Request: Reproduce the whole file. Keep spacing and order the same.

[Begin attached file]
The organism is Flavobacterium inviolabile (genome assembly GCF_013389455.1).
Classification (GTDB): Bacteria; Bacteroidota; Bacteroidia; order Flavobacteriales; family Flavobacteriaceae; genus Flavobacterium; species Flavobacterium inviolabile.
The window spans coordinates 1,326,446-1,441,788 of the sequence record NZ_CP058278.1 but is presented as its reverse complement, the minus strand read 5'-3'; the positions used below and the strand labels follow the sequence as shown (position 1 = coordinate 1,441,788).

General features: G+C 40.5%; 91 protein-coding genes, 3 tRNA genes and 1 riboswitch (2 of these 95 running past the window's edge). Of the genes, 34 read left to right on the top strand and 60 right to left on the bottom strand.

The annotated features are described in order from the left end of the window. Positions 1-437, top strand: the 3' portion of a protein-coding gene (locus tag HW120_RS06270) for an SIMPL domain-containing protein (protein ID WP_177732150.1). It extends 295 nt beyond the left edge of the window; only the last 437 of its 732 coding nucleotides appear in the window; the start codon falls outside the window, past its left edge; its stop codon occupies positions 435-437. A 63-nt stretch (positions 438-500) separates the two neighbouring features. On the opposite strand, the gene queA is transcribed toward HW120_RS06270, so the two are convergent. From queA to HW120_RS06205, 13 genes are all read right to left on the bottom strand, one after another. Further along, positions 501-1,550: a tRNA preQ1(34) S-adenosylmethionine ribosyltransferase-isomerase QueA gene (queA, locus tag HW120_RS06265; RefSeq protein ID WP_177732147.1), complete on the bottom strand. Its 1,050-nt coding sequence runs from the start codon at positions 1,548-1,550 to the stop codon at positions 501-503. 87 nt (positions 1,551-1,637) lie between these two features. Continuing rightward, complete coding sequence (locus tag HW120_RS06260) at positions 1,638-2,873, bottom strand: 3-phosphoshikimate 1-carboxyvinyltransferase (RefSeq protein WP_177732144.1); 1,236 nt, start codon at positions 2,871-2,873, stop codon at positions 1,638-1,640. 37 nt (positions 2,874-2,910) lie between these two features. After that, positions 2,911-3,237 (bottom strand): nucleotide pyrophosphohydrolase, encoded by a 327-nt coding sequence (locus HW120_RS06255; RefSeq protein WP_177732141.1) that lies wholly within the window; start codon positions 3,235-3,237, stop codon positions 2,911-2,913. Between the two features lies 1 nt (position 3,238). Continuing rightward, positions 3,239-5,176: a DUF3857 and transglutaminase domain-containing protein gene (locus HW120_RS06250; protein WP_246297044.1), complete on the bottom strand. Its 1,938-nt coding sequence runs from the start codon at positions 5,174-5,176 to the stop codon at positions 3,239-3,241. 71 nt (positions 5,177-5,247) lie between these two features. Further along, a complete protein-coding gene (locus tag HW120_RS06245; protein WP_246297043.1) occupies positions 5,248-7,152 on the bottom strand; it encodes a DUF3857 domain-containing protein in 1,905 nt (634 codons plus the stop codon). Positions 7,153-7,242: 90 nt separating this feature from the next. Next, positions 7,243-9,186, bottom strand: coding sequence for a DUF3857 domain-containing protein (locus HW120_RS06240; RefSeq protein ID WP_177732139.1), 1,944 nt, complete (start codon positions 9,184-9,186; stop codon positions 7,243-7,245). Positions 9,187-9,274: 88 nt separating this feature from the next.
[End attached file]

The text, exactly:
The organism is Flavobacterium inviolabile (genome assembly GCF_013389455.1).
Classification (GTDB): Bacteria; Bacteroidota; Bacteroidia; order Flavobacteriales; family Flavobacteriaceae; genus Flavobacterium; species Flavobacterium inviolabile.
The window spans coordinates 1,326,446-1,441,788 of the sequence record NZ_CP058278.1 but is presented as its reverse complement, the minus strand read 5'-3'; the positions used below and the strand labels follow the sequence as shown (position 1 = coordinate 1,441,788).

General features: G+C 40.5%; 91 protein-coding genes, 3 tRNA genes and 1 riboswitch (2 of these 95 running past the window's edge). Of the genes, 34 read left to right on the top strand and 60 right to left on the bottom strand.

The annotated features are described in order from the left end of the window. Positions 1-437, top strand: the 3' portion of a protein-coding gene (locus tag HW120_RS06270) for an SIMPL domain-containing protein (protein ID WP_177732150.1). It extends 295 nt beyond the left edge of the window; only the last 437 of its 732 coding nucleotides appear in the window; the start codon falls outside the window, past its left edge; its stop codon occupies positions 435-437. A 63-nt stretch (positions 438-500) separates the two neighbouring features. On the opposite strand, the gene queA is transcribed toward HW120_RS06270, so the two are convergent. From queA to HW120_RS06205, 13 genes are all read right to left on the bottom strand, one after another. Further along, positions 501-1,550: a tRNA preQ1(34) S-adenosylmethionine ribosyltransferase-isomerase QueA gene (queA, locus tag HW120_RS06265; RefSeq protein ID WP_177732147.1), complete on the bottom strand. Its 1,050-nt coding sequence runs from the start codon at positions 1,548-1,550 to the stop codon at positions 501-503. 87 nt (positions 1,551-1,637) lie between these two features. Continuing rightward, complete coding sequence (locus tag HW120_RS06260) at positions 1,638-2,873, bottom strand: 3-phosphoshikimate 1-carboxyvinyltransferase (RefSeq protein WP_177732144.1); 1,236 nt, start codon at positions 2,871-2,873, stop codon at positions 1,638-1,640. 37 nt (positions 2,874-2,910) lie between these two features. After that, positions 2,911-3,237 (bottom strand): nucleotide pyrophosphohydrolase, encoded by a 327-nt coding sequence (locus HW120_RS06255; RefSeq protein WP_177732141.1) that lies wholly within the window; start codon positions 3,235-3,237, stop codon positions 2,911-2,913. Between the two features lies 1 nt (position 3,238). Continuing rightward, positions 3,239-5,176: a DUF3857 and transglutaminase domain-containing protein gene (locus HW120_RS06250; protein WP_246297044.1), complete on the bottom strand. Its 1,938-nt coding sequence runs from the start codon at positions 5,174-5,176 to the stop codon at positions 3,239-3,241. 71 nt (positions 5,177-5,247) lie between these two features. Further along, a complete protein-coding gene (locus tag HW120_RS06245; protein WP_246297043.1) occupies positions 5,248-7,152 on the bottom strand; it encodes a DUF3857 domain-containing protein in 1,905 nt (634 codons plus the stop codon). Positions 7,153-7,242: 90 nt separating this feature from the next. Next, positions 7,243-9,186, bottom strand: coding sequence for a DUF3857 domain-containing protein (locus HW120_RS06240; RefSeq protein ID WP_177732139.1), 1,944 nt, complete (start codon positions 9,184-9,186; stop codon positions 7,243-7,245). Positions 9,187-9,274: 88 nt separating this feature from the next.